Name:
Patrick Wilson
Birth Date:
July 3, 1973
Birth Place:
Norfolk, Virginia, USA
Height:
6' 1
Nationality:
American
Famous for:
His role as Joseph Porter 'Joe' Pitt in TV mini series Angels in America (2003)
Profession:
actor, singer
Education:
Shorecrest Preparatory School in St. Petersburg, Florida
BIOGRAPHY
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Vicomte Raoul de Chagny

Background:

"I would never 'abandon' Broadway. I do want to expand my horizons and do more film work, but I'm interested in good roles, wherever they may be. I will always come back, even if I went to LA for a job. I refuse to acknowledge the gap between theater and film. I want to do both, on both coasts. So I will...unless I never get a job again, in which case I'll go back to my first career choice: chimney sweep." Patrick Wilson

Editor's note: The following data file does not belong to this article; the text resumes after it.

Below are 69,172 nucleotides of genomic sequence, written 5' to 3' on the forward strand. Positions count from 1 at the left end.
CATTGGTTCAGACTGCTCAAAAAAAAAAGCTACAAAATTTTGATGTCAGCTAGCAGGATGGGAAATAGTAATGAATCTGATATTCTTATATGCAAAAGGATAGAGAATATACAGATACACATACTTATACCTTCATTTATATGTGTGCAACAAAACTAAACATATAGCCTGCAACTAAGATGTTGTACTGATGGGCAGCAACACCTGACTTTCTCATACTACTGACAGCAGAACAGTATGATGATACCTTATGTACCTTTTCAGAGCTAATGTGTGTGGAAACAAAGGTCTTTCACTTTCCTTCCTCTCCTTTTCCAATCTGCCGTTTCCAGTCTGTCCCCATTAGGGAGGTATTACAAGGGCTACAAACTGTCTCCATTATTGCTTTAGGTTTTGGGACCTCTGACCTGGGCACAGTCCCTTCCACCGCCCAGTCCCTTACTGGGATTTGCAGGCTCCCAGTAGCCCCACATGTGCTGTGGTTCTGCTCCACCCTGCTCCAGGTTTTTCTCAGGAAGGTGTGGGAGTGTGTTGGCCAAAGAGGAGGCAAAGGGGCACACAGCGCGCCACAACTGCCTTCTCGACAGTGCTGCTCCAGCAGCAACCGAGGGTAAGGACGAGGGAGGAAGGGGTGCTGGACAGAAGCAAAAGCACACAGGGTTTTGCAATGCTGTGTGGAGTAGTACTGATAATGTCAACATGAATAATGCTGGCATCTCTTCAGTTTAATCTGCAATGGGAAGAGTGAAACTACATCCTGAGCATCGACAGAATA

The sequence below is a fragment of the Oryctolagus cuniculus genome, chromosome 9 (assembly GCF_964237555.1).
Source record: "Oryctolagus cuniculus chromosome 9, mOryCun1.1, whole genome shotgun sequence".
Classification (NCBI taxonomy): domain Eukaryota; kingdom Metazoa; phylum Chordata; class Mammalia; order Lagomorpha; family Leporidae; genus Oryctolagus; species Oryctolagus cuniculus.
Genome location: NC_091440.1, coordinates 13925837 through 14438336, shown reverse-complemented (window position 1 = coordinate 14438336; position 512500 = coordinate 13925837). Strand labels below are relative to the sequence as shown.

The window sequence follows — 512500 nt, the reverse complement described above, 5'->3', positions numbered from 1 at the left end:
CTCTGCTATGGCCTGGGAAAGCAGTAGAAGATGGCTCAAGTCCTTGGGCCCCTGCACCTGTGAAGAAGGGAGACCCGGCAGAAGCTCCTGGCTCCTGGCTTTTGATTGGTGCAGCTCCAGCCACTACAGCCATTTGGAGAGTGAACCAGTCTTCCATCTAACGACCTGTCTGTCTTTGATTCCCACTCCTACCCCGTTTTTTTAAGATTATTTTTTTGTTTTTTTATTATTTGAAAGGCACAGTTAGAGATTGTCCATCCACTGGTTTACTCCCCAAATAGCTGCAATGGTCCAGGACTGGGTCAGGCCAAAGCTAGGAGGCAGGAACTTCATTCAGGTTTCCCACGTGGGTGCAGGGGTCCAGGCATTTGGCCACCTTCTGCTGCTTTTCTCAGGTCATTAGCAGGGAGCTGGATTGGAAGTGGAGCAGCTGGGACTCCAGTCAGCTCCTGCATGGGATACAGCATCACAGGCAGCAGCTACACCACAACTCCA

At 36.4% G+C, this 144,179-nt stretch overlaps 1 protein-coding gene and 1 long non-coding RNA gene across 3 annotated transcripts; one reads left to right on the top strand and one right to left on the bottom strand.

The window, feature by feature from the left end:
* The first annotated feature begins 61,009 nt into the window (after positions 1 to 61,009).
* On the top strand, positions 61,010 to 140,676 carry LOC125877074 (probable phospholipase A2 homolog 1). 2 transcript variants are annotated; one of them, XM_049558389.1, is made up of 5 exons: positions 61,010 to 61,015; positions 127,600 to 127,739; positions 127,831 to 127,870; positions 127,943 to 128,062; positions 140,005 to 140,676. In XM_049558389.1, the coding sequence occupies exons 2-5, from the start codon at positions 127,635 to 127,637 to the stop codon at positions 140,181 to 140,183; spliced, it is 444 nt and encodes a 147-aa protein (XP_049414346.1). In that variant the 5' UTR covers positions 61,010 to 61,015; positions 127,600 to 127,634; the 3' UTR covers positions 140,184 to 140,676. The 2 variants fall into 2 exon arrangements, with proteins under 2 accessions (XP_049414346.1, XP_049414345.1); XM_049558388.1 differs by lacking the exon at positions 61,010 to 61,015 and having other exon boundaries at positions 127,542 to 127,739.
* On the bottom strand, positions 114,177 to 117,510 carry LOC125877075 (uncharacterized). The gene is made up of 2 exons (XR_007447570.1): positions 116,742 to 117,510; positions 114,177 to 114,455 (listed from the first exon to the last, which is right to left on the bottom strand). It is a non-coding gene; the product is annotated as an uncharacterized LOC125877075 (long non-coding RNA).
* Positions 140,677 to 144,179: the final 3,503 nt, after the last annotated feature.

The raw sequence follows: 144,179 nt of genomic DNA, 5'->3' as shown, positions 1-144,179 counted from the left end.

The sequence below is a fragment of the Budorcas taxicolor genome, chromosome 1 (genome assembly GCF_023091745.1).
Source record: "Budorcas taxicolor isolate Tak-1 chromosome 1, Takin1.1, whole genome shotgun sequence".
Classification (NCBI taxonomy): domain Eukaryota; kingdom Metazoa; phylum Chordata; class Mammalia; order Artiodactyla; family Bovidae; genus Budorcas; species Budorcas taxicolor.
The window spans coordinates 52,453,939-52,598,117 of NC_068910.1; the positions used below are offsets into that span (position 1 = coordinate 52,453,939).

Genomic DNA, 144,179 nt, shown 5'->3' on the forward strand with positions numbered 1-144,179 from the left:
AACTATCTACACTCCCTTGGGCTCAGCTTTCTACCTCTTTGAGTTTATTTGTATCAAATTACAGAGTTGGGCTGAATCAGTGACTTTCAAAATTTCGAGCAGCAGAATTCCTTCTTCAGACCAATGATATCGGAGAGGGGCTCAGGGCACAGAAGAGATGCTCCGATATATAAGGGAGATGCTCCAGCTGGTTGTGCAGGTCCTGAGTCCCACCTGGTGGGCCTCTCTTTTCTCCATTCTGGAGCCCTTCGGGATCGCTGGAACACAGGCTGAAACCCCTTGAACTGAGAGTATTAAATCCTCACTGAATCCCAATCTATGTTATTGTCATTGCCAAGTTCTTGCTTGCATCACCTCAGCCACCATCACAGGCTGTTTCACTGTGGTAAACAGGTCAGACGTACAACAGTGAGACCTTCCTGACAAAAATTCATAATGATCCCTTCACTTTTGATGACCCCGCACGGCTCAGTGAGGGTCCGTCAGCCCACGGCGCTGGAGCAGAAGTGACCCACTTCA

Trained stage actor Patrick Wilson, who was nominated for a Best Actor Tony Award twice for his performance in the musicals “The Full Monty” (2000) and “Oklahoma!” (2002), received both Emmy and Golden Globe nominations for his turn as Joe Pitt, the closeted homosexual law clerk, in the HBO miniseries adaptation of Tony Kushner's Pulitzer Prize-winning play, "Angels in America" (2003). Since then, he has transformed into a big screen star and is best remembered as Vicomte Raoul de Chagny in Joel Schumacher’s film version of Andrew Lloyd Webber’s internationally successful 1986 stage musical, The Phantom of the Opera (2004), the young, brash Colonel William Travis in the historical drama The Alamo (2004), and as Jeff Kohlver, the charming 30-something fashion photographer and a suspected sex predator, in the psychological thriller Hard Candy (2005).

Recently, Patrick’s impressive performance as Brad Adamson, a househusband and wannabe lawyer who has a romantic affair with Kate Winslet’s character in the Oscar-nominated Little Children (2006), won a Young Hollywood Award for Breakthrough Performance – Male. Next, he will play major roles in the upcoming films Purple Violets, Brothers Three: An American Gothic, Evening, Life in Flight, and Passengers.